Mostaccioli (Pugliese Spiced Christmas Cookies)

TIMEDecember 16, 2021

Mostaccioli are dense, dark, nutty cookies shaped like diamonds and covered with a chocolate glaze. The key ingredient to make traditional mostaccioli is vincotto, a syrupy cooked grape must (mosto in Italian, hence their name, mostaccioli), or vincotto di fichi, a thick, slow-cooked fig syrup. Both are very common in the Italian South, usually used to drizzle over Christmas and Easter sweet treats, or, as in this case, to sweeten mostaccioli. You can substitute vincotto with molasses or honey.

These cookies are typical of the Southern Italian region, from Campania to Basilicata, from Abruzzo to Puglia. The first time I met them, they were almost hidden in a large tray of almond paste cookies my husband’s aunt had brought us from Lecce, in Puglia, to celebrate Christmas. Even though almond paste is one of my favorite treats, I kept coming back to the spiced, chocolate-glazed diamonds. That was the beginning of an ongoing love story with mostaccioli, now firmly part of my Christmas traditions at home.

If you do not feel like making this cocoa powder and sugar glaze, you can use melted dark chocolate instead: Dip the mostaccioli, then arrange them on a piece of parchment paper until the chocolate sets.

Makes 60 cookies

For the Cookies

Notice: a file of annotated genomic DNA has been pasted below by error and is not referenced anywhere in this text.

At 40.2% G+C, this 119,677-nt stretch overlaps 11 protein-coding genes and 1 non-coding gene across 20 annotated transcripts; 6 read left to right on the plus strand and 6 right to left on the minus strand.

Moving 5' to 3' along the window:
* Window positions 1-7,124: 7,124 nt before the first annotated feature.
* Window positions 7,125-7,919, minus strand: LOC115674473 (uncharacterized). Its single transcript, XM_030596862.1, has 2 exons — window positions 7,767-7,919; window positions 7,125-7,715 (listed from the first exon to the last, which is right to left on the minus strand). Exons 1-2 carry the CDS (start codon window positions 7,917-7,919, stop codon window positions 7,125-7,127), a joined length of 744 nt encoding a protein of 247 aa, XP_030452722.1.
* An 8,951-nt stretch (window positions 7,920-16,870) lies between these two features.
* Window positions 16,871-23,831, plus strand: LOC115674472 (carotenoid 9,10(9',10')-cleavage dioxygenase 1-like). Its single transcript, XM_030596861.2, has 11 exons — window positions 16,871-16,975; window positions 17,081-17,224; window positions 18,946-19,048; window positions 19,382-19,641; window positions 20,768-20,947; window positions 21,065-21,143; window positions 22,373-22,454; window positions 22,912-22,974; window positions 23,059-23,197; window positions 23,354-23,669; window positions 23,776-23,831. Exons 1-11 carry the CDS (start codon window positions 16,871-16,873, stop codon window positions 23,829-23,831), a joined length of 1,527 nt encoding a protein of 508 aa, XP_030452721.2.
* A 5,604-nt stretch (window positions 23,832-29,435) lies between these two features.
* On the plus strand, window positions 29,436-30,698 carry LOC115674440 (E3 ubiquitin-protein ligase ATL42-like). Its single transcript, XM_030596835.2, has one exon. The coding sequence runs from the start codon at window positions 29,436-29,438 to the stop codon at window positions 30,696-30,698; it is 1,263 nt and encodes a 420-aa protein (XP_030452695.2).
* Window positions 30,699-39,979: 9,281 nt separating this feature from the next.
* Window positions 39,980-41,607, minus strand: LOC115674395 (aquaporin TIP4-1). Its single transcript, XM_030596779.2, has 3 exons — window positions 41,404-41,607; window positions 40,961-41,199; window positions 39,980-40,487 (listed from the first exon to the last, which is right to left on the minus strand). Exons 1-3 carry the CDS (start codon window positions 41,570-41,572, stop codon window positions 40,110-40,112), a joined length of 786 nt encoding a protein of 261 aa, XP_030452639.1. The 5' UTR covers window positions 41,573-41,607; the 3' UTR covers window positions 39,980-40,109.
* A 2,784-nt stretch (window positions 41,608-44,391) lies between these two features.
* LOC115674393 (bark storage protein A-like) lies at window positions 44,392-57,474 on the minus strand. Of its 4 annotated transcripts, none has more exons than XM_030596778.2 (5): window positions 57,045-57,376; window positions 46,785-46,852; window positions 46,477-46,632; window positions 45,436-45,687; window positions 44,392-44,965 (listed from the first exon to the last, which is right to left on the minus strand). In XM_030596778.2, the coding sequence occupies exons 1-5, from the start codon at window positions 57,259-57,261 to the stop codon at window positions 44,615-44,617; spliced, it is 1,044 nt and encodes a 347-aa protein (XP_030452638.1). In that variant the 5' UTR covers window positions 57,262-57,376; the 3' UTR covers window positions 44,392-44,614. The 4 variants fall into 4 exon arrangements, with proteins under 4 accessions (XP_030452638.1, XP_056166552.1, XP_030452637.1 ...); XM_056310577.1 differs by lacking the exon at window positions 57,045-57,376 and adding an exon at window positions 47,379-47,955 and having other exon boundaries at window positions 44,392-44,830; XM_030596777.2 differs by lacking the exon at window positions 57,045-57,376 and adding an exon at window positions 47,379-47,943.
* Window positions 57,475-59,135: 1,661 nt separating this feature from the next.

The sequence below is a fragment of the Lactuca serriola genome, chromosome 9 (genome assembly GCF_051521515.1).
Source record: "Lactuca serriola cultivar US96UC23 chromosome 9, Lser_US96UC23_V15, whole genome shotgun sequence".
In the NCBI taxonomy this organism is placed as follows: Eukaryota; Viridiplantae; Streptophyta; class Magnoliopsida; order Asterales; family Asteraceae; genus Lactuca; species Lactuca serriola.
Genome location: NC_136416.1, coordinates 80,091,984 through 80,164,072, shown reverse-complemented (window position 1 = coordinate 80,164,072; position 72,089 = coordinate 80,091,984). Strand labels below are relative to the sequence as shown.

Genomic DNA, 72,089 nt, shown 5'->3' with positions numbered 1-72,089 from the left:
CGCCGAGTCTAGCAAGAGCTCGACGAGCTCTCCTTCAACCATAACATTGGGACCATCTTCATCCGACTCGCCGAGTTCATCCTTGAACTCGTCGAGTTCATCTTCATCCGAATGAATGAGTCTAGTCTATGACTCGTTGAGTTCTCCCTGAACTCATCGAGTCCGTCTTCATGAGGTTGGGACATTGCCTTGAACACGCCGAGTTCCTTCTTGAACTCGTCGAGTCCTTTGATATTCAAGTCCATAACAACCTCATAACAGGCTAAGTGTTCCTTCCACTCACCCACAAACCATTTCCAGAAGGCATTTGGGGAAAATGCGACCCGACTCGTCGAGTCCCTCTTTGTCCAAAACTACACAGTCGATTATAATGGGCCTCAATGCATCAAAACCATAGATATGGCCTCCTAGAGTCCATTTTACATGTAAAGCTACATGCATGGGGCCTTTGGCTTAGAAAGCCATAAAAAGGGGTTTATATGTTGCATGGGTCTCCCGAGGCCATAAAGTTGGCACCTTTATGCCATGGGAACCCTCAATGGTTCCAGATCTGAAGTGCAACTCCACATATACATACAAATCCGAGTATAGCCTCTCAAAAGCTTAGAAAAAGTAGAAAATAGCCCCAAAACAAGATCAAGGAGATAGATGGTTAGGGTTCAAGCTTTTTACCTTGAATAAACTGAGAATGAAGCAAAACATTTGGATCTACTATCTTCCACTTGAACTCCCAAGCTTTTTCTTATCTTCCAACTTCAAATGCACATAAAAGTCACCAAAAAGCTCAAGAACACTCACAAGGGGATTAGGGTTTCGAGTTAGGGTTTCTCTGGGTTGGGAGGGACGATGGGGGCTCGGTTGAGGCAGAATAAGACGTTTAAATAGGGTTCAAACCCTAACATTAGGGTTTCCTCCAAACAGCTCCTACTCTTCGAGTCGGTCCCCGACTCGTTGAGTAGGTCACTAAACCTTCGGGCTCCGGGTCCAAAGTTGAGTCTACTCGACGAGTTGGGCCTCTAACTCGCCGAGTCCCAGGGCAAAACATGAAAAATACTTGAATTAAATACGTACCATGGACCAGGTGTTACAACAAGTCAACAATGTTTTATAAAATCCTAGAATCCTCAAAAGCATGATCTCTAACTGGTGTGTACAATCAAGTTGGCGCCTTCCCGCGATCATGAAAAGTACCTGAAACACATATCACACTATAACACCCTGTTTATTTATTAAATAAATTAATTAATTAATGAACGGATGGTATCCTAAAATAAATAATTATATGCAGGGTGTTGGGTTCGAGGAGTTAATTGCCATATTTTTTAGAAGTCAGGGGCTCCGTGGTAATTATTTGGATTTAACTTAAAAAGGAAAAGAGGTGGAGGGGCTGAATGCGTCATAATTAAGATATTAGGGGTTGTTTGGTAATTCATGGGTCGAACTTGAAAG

• 4 cups (500 grams) all-purpose flour
  • 8 ounces almonds, toasted and coarsely ground
  • 1 1/4 cup (150 grams) sugar
  • 1 tablespoon cocoa powder
  • 1 tablespoon cinnamon
  • Zest of 1 organic orange
  • 1 3/4 teaspoon (8 grams) baker’s ammonia (ammonium carbonate)
  • 1/4 cup extra-virgin olive oil
  • 3/4 cup fig vincotto, or molasses
  • 1/2 cup water



For the Glaze


  • 2 1/2 cups (500 grams) sugar
  • 1 cup water
  • 2 1/3 cup (200 grams) cocoa powder



Make the cookies: Preheat the oven to 350 degrees F. Line three rimmed baking sheets with parchment paper.

In a large bowl, combine the flour, almonds, sugar, cocoa powder, cinnamon, orange zest, and baker’s ammonia.

Add the olive oil, vincotto (or molasses), and water, and mix until you get a smooth, dense dough.

On a lightly floured working surface, roll out the dough with a rolling pin into a 1/3-inch-thick disk, then, with a sharp knife, cut out 1 1/2-inch-by-1 1/2-inch diamond-shaped cookies. Arrange the mostaccioli on the lined baking sheets, keeping them well spaced apart.

Bake for about 12 minutes, until golden brown. They will still be slightly soft to the touch. Transfer the mostaccioli to a wire rack to cool completely.

Make the glaze: In a saucepan, combine the cocoa powder, sugar, and water in a saucepan and stir to mix. Bring to a boil, then reduce the heat and simmer until the syrup becomes thick, glossy, and sticky, about 10 minutes.

Grease a wire rack with olive oil, place on a parchment-lined baking sheet (or easily cleaned work surface), then arrange the cooled mostaccioli on top of the rack. Spoon the hot glaze onto each mostacciolo, letting the excess drip from the mostaccioli.

Let them dry completely; it might take up to two days. The icing will turn from glossy, sticky, and shiny to brittle and opaque. Then you can keep them for weeks in a tin box or other airtight container.

Giulia Scarpaleggia is a Tuscan-born and bred food writer, food photographer, and author of five cookbooks, including “From the Markets of Tuscany.” She is currently working on her sixth cookbook. Find her online at her blog,